HUMAN DEVELOPMENT with special reference to Charity in Truth (Benedict XVI, 2009)

By Fr. Desmond De’Sousa CSsR

At a distance of over forty years Populorum Progressio deserves to be considered “the Rerum Novarum of the present age”, observes Pope Benedict XVI shedding light upon humanity’s journey towards unity. Only within the perspective of eternal life, can human progress in this world have breathing-space. “It is the primordial truth of God’s love that makes it possible to hope for a “development of the whole man and of all men,” to hope for progress “from less human conditions to those which are more human”, obtained by overcoming the difficulties that are inevitably encountered along the way.

Paul VI’s vision of development had the goal of rescuing peoples, first and foremost, from hunger, deprivation, endemic diseases and illiteracy. “From the economic point of view, this meant their active participation, on equal terms, in the international economic process; from the social point of view, it meant their evolution into educated societies marked by solidarity; from the political point of view, it meant the consolidation of democratic regimes capable of ensuring freedom and peace.” To what extent have Paul VI’s expectations been fulfilled by the model of development adopted in recent decades? Pope John Paul II had already observed, the demarcation line between rich and poor countries is no longer as clear as it was at the time of Populorum Progressio.

The world’s wealth is growing in absolute terms, but inequalities are on the increase. In rich countries, new sectors of society are succumbing to poverty and new forms of poverty are emerging. In poorer areas some groups enjoy a sort of “super-development” of a wasteful and consumerist kind which forms 88an unacceptable contrast with the ongoing situations of dehumanizing deprivation.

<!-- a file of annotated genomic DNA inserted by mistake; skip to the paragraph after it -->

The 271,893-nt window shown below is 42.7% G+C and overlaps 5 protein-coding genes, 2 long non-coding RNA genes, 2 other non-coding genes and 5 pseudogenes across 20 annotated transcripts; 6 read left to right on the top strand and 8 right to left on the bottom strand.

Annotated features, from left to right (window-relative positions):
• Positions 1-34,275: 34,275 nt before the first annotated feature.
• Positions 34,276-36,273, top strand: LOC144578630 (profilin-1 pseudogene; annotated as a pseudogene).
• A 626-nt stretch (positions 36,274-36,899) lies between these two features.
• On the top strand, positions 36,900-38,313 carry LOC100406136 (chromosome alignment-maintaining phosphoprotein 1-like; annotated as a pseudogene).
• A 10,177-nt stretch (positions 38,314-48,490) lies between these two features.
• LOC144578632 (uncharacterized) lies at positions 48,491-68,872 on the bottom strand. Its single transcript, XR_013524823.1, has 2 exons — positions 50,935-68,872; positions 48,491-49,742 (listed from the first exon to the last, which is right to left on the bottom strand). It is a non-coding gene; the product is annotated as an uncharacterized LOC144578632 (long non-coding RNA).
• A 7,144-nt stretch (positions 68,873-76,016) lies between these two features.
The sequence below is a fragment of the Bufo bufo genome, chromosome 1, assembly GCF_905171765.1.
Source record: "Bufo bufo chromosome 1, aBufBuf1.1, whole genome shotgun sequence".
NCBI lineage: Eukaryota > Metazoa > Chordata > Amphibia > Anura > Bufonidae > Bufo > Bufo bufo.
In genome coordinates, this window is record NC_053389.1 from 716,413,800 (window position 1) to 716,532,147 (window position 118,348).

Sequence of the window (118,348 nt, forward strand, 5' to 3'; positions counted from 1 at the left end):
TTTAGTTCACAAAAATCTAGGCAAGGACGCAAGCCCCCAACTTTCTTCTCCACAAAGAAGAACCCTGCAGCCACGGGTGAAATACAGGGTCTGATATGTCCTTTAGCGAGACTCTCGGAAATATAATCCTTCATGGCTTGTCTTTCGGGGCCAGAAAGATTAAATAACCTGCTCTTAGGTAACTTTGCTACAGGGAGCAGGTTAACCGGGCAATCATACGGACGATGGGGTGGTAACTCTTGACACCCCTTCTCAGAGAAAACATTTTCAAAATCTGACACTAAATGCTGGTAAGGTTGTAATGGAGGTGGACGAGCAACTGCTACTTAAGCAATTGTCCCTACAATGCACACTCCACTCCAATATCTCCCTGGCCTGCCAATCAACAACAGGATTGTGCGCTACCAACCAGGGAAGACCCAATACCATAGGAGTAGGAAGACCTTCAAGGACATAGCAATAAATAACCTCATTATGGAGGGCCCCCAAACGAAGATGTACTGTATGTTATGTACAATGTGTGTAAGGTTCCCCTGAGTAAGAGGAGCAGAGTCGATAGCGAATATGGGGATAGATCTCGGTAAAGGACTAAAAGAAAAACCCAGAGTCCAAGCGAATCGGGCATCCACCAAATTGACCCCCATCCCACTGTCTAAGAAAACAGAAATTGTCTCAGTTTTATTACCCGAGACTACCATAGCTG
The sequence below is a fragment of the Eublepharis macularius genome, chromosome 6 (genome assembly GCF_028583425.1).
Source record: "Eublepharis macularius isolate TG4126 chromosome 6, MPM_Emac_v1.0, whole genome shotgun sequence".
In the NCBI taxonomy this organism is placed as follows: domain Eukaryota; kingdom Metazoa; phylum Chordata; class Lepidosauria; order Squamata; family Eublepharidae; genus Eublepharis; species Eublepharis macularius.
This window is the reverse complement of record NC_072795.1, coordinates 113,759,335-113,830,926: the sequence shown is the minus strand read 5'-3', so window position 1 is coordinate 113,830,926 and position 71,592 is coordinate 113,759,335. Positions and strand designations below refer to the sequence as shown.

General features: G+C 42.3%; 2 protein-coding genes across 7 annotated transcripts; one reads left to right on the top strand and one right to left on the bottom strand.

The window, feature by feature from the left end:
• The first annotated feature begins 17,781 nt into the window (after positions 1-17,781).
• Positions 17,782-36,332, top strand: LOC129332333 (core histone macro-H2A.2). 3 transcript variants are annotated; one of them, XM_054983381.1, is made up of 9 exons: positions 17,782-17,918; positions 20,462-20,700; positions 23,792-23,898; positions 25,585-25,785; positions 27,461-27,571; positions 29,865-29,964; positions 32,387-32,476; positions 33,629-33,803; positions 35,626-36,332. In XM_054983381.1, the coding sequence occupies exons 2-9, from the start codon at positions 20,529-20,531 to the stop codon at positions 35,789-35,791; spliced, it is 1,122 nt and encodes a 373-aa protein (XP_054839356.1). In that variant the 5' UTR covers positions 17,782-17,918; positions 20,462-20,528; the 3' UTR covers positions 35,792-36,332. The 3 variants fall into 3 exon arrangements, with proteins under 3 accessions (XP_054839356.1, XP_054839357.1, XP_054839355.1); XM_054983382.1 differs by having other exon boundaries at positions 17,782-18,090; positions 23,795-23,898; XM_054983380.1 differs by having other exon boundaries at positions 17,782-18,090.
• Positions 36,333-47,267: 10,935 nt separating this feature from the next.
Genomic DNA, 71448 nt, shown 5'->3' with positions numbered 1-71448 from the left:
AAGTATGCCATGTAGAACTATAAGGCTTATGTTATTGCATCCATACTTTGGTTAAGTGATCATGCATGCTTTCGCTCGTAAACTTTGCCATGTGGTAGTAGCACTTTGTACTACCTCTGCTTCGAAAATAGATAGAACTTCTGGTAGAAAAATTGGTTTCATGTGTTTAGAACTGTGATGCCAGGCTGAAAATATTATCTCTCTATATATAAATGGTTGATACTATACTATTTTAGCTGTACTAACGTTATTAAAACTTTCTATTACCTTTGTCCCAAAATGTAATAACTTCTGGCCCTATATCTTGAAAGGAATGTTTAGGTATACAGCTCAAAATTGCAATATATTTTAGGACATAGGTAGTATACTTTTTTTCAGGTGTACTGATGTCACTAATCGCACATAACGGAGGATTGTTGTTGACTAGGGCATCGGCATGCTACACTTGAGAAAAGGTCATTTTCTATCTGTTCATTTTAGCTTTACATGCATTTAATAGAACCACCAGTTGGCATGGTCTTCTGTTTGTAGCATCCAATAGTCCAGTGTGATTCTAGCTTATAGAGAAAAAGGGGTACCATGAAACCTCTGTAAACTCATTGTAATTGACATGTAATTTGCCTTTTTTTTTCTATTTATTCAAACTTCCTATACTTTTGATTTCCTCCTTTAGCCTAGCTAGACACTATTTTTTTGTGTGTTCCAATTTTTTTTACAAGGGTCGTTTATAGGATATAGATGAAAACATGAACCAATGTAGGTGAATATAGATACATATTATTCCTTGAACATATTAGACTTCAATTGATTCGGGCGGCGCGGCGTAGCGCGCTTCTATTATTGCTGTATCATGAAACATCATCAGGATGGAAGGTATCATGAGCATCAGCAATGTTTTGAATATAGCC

After the collapse of the Communist countries of Eastern Europe, Pope John Paul II (Centesimus Annus, 1991) called for a complete re-examination of development. This has been achieved only in part, and it is still a real duty that needs to be discharged. Populorum Progressio assigned a central, but not exclusive, role to “public authorities”. In our own day, the State itself has to address the limitations to its sovereignty imposed by the new context of international trade and finance, which is characterized by increasing mobility both of financial capital and means of production, both material and immaterial.

This new context has altered the political power of States. The lessons of the economic crisis (2008), directly involves the State’s public authorities in correcting errors and malfunctions. It seems more realistic to re-evaluate their role and their powers, and remodeled so as to enable them to address the challenges of today’s world.

From the social point of view, systems of protection and welfare of the poor, already present in many countries in Paul VI’s day, are finding it hard and could find it even harder in the future, to pursue their goals of true social justice in today’s profoundly changed “neo-liberal” environment. The Church’s social doctrine, beginning with Rerum Novarum for the promotion of workers’ associations that can defend their rights must therefore be honored today even more than in the past. This signifies “a prompt and far-sighted response to the urgent need for new forms of cooperation at the international level, as well as the local level. The mobility of labour, associated with a climate of deregulation, is an important phenomenon with certain positive aspects, because it can stimulate wealth production and cultural exchange.”